Syrian conflict: implications for Pakistan’s economy
By Usman Shah Thursday, September 05, 2013
While the Congress votes today (Thursday) on the possibility of the military strikes on Syria, speculation has already dented the economy of Pakistan.
“No matter how the story unfolds in the Middle East, the fallout is largely negative for the global economy,” an official at State Bank of Pakistan (SBP) stated.
Global oil price shot up to $115 per barrel when the supply from the Middle East contracted as Libya’s rebel guards are on a strike and blocked the main export terminal bringing the exports down and production below 150,000 barrels per day from 250,000 barrels per day from the country. Amid chaos in the Middle East and uncertainty regarding the military strikes and the UN sanctions on Iran and Syria, the oil supply has contracted considerably causing global oil price to shoot up.
“The recent hike in oil prices is mainly due to the political instability and anxiety about the war in the Middle East,” the SBP official said while talking to Daily Times.
A short while ago, the government of Pakistan had transferred the increase in the oil price to the general public. This was the third increase in oil price since the Pakistan Muslim League-Nawaz led government took over the helm of affairs. The government came under severe criticism from the opposition parties and they termed it as an ‘anti-public step’. Imran Khan criticised the government stating that such repeated price hikes continue to burden the ordinary citizens while most of the rich continue to evade their responsibility of paying taxes.
“The unsteady rupee and elevated global oil price will further put pressure on the government to increase fuel prices,” the sources said.
“The escalation of oil price will have a negative impact on the economy overall. The impact is inflationary as it will enhance the import bill, widening the fiscal deficit,” an analyst said.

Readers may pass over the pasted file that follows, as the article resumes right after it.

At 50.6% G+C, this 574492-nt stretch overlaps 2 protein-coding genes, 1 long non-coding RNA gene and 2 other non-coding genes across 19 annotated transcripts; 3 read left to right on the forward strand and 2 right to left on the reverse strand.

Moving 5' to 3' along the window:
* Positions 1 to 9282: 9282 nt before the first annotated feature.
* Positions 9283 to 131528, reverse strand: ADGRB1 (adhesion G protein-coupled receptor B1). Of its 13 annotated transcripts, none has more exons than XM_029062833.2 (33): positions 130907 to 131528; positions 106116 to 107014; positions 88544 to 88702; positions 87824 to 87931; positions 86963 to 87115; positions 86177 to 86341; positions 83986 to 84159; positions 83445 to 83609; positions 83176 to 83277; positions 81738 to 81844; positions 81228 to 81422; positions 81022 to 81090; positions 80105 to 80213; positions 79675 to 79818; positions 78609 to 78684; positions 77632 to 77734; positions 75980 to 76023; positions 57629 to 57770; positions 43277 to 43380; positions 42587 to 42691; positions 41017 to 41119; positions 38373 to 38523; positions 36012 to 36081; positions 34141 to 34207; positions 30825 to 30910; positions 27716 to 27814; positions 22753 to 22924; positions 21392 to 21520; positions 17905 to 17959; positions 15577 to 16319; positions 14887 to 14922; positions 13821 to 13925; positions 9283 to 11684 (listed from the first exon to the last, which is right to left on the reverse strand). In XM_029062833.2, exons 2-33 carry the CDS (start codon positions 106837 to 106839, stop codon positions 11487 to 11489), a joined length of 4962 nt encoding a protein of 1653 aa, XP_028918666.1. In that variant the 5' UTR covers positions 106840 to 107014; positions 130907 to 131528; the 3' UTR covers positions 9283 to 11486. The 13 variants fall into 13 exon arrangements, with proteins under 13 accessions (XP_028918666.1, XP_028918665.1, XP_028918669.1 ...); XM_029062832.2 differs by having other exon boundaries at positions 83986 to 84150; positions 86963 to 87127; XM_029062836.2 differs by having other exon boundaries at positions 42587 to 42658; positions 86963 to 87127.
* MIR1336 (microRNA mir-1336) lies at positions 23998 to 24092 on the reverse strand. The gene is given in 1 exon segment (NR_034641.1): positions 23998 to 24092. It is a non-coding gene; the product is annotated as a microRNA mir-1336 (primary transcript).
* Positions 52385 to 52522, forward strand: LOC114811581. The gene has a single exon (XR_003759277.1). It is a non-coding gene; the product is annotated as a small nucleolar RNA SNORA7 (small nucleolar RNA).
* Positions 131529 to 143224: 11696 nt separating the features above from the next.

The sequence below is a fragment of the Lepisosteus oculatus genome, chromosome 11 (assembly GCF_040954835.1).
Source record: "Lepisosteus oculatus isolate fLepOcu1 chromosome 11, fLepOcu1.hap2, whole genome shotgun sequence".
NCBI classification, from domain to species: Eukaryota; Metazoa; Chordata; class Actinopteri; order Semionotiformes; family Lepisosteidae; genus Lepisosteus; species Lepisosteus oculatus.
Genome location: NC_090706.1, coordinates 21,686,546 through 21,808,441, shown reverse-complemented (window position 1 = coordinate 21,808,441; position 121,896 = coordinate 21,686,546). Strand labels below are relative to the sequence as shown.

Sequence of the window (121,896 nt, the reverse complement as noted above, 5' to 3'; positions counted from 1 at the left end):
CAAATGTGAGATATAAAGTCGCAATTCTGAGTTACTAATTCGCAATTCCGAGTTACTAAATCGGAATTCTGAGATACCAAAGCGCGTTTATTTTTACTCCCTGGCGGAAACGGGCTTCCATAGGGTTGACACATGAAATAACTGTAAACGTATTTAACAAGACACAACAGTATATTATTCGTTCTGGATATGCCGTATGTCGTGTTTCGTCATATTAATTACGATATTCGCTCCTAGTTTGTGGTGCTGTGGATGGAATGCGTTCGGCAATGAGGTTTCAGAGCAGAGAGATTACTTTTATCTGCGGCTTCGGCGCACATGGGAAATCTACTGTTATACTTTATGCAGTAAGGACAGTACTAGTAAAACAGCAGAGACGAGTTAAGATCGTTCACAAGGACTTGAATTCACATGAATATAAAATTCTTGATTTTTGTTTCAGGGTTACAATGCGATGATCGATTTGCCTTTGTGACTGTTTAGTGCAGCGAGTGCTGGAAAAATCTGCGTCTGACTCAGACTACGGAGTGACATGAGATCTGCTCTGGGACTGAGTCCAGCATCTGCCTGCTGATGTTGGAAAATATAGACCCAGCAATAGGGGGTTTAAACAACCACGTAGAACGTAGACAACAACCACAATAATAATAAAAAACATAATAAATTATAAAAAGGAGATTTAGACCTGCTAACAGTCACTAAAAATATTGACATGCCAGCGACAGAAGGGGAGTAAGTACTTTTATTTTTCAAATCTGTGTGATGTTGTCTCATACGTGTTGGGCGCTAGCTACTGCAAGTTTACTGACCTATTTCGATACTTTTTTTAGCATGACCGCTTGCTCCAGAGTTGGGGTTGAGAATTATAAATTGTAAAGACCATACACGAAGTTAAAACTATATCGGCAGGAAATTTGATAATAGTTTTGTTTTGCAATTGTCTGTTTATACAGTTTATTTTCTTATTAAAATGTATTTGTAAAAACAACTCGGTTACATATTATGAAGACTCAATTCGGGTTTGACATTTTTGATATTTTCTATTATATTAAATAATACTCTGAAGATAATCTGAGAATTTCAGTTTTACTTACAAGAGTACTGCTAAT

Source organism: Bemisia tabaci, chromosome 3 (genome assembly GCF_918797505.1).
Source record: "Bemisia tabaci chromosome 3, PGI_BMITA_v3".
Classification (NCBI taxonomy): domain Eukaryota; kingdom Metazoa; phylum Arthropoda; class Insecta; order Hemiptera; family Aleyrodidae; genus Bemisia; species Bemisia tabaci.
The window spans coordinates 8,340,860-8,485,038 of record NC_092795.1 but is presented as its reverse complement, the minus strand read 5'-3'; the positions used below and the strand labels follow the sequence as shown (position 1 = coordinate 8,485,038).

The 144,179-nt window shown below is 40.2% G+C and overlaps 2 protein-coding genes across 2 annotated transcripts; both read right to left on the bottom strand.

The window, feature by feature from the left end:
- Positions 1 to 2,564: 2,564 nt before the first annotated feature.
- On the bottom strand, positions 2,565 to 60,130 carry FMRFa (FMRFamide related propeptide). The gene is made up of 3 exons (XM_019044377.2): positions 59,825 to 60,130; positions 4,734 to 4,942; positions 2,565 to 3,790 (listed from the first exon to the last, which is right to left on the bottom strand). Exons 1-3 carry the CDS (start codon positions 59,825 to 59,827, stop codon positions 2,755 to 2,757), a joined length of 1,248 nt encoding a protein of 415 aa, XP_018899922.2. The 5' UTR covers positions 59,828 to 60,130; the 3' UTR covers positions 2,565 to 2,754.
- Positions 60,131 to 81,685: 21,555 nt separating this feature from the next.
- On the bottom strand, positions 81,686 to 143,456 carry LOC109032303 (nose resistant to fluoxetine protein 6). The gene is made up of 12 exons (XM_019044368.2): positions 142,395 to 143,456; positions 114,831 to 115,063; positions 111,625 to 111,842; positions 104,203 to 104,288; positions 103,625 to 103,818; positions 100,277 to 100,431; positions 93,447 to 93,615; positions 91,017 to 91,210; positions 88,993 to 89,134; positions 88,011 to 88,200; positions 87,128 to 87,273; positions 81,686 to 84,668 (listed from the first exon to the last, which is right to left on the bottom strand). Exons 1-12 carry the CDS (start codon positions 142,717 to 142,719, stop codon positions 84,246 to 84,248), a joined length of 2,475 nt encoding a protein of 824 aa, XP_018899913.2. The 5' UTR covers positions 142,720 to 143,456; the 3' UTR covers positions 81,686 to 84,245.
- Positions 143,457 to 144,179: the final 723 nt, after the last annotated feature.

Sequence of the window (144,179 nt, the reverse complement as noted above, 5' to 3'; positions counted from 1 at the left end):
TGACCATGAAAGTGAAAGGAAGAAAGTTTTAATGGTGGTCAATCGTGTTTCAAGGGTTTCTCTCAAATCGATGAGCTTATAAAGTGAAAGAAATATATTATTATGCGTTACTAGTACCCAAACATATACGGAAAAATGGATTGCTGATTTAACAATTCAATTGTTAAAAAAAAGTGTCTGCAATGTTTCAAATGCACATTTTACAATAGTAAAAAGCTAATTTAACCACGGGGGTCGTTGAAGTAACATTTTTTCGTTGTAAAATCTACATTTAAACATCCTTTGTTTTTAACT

Adding fuel to the fire is the fact that the rupee is constantly depreciating which is creating economic difficulties for Pakistan. In the month of August, the dollar increased by 2.56 percent to Rs 104.50 for buying against the local currency in the interbank market and 1.55 percent to Rs 104.60 for buying in the open market which is a wakeup call for the dignitaries who are at the helm of affairs.
Since the news of the possible military strike against Syria has erupted, the dollar continued to set new highs against the rupee from the start of September and it has already achieved Rs 105 mark in the open market.
Critics have also shown their concern on the massive government borrowing during the first 100 days of the government and termed it disastrous for the economy.
“Superfluous government borrowing from the SBP has brought the PML-N led government under severe criticism. The government has borrowed a record Rs 594 billion from the central bank during the first 45 days of fiscal year 2013-14, which is highly inflationary. This has added to the steep devaluation of the rupee,” an analyst said.
Recently, the government reimbursed the International Monetary Fund (IMF) an amount of $393 million as part of loan facility repayment. However, the government has to payback IMF an amount of $4.4 billion out of which $3.3 billion is due in FY14 due to which the local currency is under constant pressure.
With 8.0 percent tax-to-gross domestic product ratio, lack of foreign direct investment, poor growth rate, increasing inflation and expanding fiscal deficit, market pundits anticipate the rupee freefall to continue and will hit Rs 110 mark in coming months in both the markets.
The Syrian conflict has also hampered the sentiments of the people of Pakistan as they don’t want to witness another tragedy similar to Iraq and Afghanistan in an already effected Syria. The public backlash against the west’s Syria policy has the potential to enrage Pakistanis; resulting in vandalising public property and bringing the economy of Pakistan to a standstill.
However, the IMF’s Extended Fund Facility loan package is expected to approved on Wednesday after the board meeting which will create pathway for dollar inflows.
“It is believed that the next loan from IMF will be soon in September. This would result in the dollar influx and will give the government breathing space to combat the economic difficulties and will also help the country to recover from the loss caused by speculation over Syrian conflict,” the SBP official expressed.
Showing concern over reducing foreign reserves, he said, “The temporary ban on the gold import was not helpful to prevent rupee devaluation. However, the government has decided to facilitate jewellery exporters with duty-free imported gold on the condition that the gold is re-exported after conversion of the gold into jewellery. This would help us increase the foreign currency reserves and curb the current account deficit.”